Teachers of the Seattle Way
During the school’s first fifty years, most of the teachers were single women. Few professions were open to women, and teaching attracted the brightest and most ambitious. Although Frank Cooper resigned as superintendent during the less progressive decade of the 1920’s, he had hired many of the women who would bring the Seattle Way to the classroom. As long as they remained unmarried, teachers could stay for years, and most did. In the period between the two world wars, only 5% resigned to be married. (7)
Long-time teachers like Jennie Jones and Florine Bassett taught multiple members of the same families. Miss Jones, from Wales, started the Glee Club, and many students remember her encouragement and kindness. “She was a wonderful teacher when it came to singing” (Hendron).
Many alumni spoke of Miss Bassett with awe. “I don’t ever remember that woman smiling,” said Iris Nichols.
“Teachers…were thought much higher of than they are now…. They were the ones that you looked up to,” confirms Dale Corliss. When Nick Skalabrin’s kindergarten teacher claimed he was talking baby-talk, his parents began speaking English at home instead of Croatian.
Teachers traveled–to Mt. Rainier, to Europe, places most of their students didn’t visit. Jessie Williams brought back ivy from her trip to Mt. Vernon and planted it on the school grounds. The teachers commanded respect, well into the 1950’s. “We had good teachers,” Darlene Allen said. “You never challenged.”
“Your parents never talked about teachers not being good…. Kids behaved because if you didn’t behave, someone in the neighborhood would tell on you,” added Pat Schille.
Students were loyal to their teachers, and newcomers who didn’t know that could face a tough reception. A 16-year-old boy who came to the school in the 8th grade insulted Dorothy Hoff, who was a very popular teacher, known for singing “Ave Maria” in a beautiful voice. A 13-year-old confronted the older boy over his disrespect, and the two decided to settle their differences in the park. The whole eighth grade class, along with the teacher, showed up, with the students cheering on the younger student. “It was kind of an epic for the school,” recalls Clifford Davidson, a student there in the 1940’s.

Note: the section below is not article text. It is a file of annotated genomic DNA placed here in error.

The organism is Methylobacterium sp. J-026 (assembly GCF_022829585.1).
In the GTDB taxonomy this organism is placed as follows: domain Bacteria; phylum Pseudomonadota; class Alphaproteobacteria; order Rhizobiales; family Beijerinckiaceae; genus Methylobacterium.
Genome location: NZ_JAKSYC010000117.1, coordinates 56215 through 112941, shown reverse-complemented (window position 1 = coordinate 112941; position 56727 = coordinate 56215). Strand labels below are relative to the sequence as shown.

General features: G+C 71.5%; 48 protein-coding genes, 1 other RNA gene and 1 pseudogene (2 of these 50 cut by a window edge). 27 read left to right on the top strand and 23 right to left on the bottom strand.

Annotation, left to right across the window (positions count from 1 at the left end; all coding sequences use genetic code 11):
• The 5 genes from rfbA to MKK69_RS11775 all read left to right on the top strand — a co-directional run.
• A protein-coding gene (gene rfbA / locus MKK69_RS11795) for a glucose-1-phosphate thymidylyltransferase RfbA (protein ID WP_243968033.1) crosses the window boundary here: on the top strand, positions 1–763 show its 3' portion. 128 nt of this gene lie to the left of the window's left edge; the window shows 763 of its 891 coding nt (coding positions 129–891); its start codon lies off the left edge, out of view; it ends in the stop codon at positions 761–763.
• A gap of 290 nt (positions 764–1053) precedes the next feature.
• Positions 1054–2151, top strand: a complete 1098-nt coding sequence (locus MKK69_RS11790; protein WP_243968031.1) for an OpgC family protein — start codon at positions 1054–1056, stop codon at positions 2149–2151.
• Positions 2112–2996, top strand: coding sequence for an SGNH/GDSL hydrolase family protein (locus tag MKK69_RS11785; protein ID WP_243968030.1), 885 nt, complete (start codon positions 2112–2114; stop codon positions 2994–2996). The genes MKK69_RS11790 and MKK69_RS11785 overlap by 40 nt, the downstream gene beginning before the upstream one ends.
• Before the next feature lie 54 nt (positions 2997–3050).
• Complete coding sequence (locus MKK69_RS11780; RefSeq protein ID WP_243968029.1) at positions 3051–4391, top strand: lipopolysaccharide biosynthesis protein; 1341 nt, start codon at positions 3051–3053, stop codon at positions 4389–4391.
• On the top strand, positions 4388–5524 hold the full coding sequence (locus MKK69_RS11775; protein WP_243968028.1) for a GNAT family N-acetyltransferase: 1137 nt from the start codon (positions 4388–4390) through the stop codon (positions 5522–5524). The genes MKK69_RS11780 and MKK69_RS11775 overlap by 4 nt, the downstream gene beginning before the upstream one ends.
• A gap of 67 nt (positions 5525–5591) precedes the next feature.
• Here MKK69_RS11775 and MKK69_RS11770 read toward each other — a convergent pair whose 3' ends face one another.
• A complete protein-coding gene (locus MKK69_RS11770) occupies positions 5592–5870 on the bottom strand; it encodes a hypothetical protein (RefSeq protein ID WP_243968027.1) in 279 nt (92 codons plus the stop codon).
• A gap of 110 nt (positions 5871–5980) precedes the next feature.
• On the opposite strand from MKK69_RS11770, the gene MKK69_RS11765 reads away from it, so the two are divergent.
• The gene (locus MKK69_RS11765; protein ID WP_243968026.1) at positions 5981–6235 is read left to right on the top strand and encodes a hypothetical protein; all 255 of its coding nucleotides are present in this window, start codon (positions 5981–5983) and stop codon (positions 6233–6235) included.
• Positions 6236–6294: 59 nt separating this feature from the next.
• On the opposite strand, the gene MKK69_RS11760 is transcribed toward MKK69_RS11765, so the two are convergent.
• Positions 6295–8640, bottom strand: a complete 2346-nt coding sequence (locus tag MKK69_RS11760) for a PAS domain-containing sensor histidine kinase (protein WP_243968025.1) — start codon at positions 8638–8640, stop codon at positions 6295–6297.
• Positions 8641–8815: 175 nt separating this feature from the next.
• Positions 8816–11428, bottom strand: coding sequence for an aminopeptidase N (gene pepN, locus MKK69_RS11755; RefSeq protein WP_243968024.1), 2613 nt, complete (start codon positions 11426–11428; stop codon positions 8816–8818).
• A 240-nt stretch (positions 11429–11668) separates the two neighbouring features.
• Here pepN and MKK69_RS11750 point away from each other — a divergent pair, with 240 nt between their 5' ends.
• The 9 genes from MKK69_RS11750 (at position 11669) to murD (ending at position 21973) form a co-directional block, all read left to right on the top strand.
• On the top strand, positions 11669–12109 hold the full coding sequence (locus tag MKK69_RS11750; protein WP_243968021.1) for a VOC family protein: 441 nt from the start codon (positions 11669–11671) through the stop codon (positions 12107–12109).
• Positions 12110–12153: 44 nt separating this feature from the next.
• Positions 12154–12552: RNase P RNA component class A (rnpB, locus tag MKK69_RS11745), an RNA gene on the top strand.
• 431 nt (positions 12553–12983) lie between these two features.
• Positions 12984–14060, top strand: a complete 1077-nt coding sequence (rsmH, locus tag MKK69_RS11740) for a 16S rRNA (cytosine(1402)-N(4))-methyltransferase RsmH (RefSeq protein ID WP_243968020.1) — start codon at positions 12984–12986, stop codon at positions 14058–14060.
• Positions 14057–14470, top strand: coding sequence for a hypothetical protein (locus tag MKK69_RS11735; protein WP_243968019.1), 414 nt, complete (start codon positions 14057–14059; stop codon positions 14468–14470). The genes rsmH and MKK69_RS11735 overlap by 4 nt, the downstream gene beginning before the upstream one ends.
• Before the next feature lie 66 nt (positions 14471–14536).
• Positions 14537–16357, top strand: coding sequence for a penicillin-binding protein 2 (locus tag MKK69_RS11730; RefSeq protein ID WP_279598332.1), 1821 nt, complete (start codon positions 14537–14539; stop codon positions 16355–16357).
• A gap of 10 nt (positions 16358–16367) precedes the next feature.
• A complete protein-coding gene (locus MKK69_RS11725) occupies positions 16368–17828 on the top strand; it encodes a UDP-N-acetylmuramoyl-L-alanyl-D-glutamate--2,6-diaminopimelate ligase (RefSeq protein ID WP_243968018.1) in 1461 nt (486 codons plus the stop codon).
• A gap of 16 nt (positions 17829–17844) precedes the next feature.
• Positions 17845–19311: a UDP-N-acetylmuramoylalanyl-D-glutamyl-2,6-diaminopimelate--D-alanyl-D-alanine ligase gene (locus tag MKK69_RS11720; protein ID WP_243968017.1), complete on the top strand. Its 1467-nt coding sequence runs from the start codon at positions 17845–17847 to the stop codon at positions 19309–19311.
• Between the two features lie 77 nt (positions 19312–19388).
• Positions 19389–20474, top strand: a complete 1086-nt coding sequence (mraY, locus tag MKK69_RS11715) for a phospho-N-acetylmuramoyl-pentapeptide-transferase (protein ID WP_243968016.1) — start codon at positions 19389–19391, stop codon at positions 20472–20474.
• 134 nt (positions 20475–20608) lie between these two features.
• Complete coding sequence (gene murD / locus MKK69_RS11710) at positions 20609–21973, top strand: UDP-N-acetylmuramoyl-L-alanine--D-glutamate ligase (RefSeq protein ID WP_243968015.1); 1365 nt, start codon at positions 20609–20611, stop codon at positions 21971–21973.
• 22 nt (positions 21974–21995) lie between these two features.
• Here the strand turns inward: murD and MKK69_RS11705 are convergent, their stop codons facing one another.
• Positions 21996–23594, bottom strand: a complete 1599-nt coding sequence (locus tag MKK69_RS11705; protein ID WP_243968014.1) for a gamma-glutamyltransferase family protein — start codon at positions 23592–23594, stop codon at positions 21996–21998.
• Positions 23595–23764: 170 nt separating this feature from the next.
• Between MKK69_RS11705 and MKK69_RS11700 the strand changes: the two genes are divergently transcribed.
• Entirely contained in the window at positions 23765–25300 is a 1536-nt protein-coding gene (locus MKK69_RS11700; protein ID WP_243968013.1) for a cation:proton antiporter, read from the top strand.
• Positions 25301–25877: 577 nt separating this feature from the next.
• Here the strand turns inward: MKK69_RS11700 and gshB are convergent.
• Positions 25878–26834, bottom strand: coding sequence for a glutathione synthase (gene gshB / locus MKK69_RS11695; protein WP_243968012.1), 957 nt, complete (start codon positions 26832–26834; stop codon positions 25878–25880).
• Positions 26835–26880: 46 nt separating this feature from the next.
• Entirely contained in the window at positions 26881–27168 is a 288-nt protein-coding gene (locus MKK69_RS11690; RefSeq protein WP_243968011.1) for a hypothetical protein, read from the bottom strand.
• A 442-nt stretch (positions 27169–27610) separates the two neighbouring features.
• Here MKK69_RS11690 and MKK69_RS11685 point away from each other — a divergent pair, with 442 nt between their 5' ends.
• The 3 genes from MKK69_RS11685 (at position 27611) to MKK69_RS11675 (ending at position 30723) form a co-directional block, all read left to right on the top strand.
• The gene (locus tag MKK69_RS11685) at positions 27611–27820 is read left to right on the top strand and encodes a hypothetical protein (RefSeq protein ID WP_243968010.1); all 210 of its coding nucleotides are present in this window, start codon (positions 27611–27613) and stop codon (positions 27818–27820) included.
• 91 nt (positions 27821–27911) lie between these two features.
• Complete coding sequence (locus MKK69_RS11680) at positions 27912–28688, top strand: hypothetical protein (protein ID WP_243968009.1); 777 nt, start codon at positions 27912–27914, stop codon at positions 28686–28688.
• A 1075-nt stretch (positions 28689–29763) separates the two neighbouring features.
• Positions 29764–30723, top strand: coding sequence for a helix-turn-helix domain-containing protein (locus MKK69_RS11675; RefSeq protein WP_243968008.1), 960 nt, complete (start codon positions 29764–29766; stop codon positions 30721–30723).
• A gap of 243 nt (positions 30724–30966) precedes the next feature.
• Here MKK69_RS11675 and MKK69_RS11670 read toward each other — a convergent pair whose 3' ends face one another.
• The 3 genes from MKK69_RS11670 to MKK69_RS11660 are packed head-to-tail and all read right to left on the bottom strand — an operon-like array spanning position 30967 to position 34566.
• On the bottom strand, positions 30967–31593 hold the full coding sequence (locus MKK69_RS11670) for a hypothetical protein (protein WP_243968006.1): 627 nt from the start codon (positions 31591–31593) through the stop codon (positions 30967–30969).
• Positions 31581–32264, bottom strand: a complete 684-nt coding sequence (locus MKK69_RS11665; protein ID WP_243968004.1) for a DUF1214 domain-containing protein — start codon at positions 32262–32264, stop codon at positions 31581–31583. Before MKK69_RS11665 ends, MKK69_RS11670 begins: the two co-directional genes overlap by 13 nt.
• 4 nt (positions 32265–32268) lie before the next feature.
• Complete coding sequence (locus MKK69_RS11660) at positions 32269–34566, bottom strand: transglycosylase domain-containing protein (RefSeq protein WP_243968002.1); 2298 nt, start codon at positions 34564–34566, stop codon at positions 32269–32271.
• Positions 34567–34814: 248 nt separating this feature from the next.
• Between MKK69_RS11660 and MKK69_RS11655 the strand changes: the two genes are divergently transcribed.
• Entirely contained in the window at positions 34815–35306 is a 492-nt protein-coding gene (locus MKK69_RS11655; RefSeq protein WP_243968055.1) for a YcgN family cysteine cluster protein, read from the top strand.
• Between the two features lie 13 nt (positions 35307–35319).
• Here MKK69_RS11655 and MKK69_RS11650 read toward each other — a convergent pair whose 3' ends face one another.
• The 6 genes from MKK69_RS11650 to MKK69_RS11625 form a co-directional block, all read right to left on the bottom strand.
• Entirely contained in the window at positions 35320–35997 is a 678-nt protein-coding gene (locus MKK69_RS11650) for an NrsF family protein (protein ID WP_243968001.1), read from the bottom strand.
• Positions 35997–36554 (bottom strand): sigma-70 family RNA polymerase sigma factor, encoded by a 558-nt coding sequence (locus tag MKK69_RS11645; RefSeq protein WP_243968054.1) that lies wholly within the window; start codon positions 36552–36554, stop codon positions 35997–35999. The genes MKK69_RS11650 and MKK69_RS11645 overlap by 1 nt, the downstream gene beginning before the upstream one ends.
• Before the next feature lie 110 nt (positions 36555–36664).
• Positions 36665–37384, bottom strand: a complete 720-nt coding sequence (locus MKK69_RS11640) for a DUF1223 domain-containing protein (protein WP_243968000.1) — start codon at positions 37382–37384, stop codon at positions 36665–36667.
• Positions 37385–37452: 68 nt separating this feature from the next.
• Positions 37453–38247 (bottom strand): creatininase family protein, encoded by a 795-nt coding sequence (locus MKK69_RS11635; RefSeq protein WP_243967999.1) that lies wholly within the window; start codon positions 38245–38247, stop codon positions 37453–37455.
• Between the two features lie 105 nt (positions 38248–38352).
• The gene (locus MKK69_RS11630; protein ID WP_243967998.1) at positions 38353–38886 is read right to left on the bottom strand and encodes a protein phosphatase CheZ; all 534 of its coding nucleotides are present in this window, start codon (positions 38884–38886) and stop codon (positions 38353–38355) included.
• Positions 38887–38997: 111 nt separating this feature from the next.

Like the brazen newcomer, “All of the problem kids got dumped at Cooper,” Davidson claimed, “maybe because we were tough.” For years the school was the site of “adjustment” classes, later called special education. “The adjustment classes weren’t a problem at Cooper, but the tough kids were,” Davidson said.
Youngstown’s principals, too, made an impact. Worth McClure went from principal at Youngstown to become the Seattle superintendent in 1929. Stately, short and roundish, Principal Bella Perry was known for humming, for walking the halls, and for the razor strap she wore on her wrist. John Hendron remembers her as “a dignified lady from the South” who had a bit of an accent, was very cultured, and drove an impressive car. Georgia Baxter remembers her as a “gruff person” who shamed her because she did not read well.
“She turned me over her knee once and paddled me because I had spoken back to the teacher,” Dale Corliss remembers. “I was so shocked that she put me over her knee! But from then on, she was the most wonderful person that I could imagine.”
Hendron did not experience Miss Perry’s strap, but he does remember being swatted by Principal Aaron Newell when he tried to block the door to the boys’ restroom. “I came out of the boys’ room, pushed the door open—it was a swinging door—when I got outside, I was leaning against the door and holding it shut, so my friends on the inside couldn’t get out. They were banging on the door and hollering. I was on an angle, so I had it pretty well stopped up. Had my legs kind of apart, really pushing on that door. All of a sudden I went up that door three or four feet. I had been swatted on the bottom by Mr. Newell. He came up behind me and just lifted me right off the ground with that swat.” Click for audio
7. Pieroth, Doris Hinson. Seattle’s Women Teachers of the Interwar Years. (Seattle and London: U. of Wa. Pr., 2004) 16.